SEAS and Design School Plan Joint Master’s Program

The School of Engineering and Applied Sciences and the Graduate School of Design are planning to launch a joint master’s degree program in engineering design, according to three professors involved in the project.

The Faculty will likely vote on the new degree before the end of this semester, according to SEAS professor Woodward Yang, who is involved in the planning of the program.

The program will “hopefully” be launched next year, according to Materials Science professor Joanna Aizenberg, who sits on the committee spearheading the project.

Aizenberg added that the committee had hoped to launch the new program as early as this fall, but the process has been stalled by difficulties coordinating programs between SEAS and the Design School, whose curricula differ significantly.

Electrical Engineering


The new degree would join what is currntly a limited offering of master’s programs at SEAS, a school that largely offers Ph.D. degrees. Its only existing master’s programs are in Computational Science and Engineering, which focuses on data science and enrolled its first students in 2013, and in Electrical Engineering. The latter program offers admission only in “exceptional circumstances,” according to the school’s website.

According to Interim SEAS Dean Harry R. Lewis ’68, SEAS administrators are exploring possibilities to offer new certificate programs and other master’s programs. “We are exploring ways in which our intellectual strengths can be brought to bear on identifiable educational needs,” he wrote in an email.

Stephen M. Ervin, the Design School's assistant dean for information technology, said he is “extremely enthusiastic” about the idea of bringing design and engineering together.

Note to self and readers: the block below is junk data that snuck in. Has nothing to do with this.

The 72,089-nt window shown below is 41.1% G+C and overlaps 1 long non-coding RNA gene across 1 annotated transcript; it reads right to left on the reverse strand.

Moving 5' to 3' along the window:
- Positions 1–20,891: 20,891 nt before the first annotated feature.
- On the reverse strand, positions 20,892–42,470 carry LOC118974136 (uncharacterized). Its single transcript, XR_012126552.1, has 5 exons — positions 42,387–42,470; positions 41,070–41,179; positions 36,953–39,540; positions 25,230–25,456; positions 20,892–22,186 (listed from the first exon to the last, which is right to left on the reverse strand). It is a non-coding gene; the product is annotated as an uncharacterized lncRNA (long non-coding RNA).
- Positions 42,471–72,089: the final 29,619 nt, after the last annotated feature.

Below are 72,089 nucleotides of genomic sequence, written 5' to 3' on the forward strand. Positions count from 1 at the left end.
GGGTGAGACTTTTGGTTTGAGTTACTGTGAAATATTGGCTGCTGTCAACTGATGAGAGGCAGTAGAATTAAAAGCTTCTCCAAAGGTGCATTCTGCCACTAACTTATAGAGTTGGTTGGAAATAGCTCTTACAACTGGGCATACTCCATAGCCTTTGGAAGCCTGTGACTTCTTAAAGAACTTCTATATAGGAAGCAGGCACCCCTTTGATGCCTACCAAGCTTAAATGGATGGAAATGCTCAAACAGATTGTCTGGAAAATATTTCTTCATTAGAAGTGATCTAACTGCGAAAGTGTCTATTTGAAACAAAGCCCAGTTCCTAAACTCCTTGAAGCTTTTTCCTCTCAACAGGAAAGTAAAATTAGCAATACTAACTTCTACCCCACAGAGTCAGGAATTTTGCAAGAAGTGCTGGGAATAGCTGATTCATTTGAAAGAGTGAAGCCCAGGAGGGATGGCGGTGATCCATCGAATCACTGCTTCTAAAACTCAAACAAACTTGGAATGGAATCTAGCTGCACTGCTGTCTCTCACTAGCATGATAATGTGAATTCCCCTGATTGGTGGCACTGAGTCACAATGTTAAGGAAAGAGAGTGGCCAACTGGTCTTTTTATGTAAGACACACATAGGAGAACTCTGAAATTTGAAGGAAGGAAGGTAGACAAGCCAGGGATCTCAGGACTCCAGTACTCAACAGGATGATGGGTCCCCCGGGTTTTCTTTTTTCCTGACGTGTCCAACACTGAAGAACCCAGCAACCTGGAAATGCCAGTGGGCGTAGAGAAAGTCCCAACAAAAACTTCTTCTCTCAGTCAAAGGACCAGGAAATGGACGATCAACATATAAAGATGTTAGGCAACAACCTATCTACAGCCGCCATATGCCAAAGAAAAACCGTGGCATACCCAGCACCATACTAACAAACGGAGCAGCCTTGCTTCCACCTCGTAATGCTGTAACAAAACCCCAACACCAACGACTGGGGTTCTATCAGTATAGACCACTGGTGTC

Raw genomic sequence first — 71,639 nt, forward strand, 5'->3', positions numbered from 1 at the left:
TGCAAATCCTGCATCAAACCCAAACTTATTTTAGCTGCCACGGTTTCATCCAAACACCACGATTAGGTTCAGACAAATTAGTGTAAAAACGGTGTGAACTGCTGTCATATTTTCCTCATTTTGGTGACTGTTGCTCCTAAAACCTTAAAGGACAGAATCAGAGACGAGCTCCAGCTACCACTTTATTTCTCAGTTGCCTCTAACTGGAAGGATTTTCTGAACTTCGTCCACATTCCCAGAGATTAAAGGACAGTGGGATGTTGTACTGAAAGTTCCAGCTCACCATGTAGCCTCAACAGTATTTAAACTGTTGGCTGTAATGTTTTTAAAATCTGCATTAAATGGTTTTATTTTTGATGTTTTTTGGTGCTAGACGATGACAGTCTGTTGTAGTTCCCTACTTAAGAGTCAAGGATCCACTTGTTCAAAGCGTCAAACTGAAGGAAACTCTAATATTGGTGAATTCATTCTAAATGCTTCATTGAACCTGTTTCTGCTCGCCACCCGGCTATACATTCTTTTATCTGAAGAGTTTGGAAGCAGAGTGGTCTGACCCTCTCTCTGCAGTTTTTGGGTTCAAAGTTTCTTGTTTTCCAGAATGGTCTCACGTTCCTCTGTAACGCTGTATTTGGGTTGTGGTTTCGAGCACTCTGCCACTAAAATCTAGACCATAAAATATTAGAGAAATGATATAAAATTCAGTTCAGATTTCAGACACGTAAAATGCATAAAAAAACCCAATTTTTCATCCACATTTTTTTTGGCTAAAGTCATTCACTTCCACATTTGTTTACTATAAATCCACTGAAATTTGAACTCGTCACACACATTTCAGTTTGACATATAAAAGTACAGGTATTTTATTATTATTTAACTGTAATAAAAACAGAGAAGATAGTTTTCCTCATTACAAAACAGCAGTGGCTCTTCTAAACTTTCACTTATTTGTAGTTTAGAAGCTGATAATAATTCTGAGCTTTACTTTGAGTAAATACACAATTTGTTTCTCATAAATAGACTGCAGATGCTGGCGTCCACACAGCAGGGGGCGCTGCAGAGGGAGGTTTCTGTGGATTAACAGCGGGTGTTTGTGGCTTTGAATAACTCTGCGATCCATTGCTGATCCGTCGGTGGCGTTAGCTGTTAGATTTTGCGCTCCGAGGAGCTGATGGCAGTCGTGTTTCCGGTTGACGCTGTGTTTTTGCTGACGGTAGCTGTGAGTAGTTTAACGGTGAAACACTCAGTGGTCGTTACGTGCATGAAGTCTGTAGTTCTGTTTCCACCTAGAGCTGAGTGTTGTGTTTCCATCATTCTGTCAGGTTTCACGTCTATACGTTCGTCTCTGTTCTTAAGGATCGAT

“It’s not that these are opposite terms by any means,” he said. “Bringing together the strengths of these two schools at Harvard can only be fabulous.”

Aizenberg said she thinks there is a “natural merger” between the two schools, because design and engineering are inseparable. “[The designers] tend to sacrifice efficiency for beauty, whereas [the engineers] tend to sacrifice beauty for efficiency,” she said. “The outcome is that a lot of materials and buildings are either too expensive or ugly.”

Over the last year, SEAS and the GSD have been working closely together, resulting in greater interactions between the faculties, as well as a number of cross-listed courses, according to Design School Dean Mohsen Mostafavi.

For example, a popular Design School course on design research methods that integrated SEAS technology into its content will be cross-listed in SEAS as Engineering Sciences 291 starting this fall, according to Aizenberg.

—Staff Writer Zara Zhang can be reached at Follow her on Twitter at @zarazhangrui.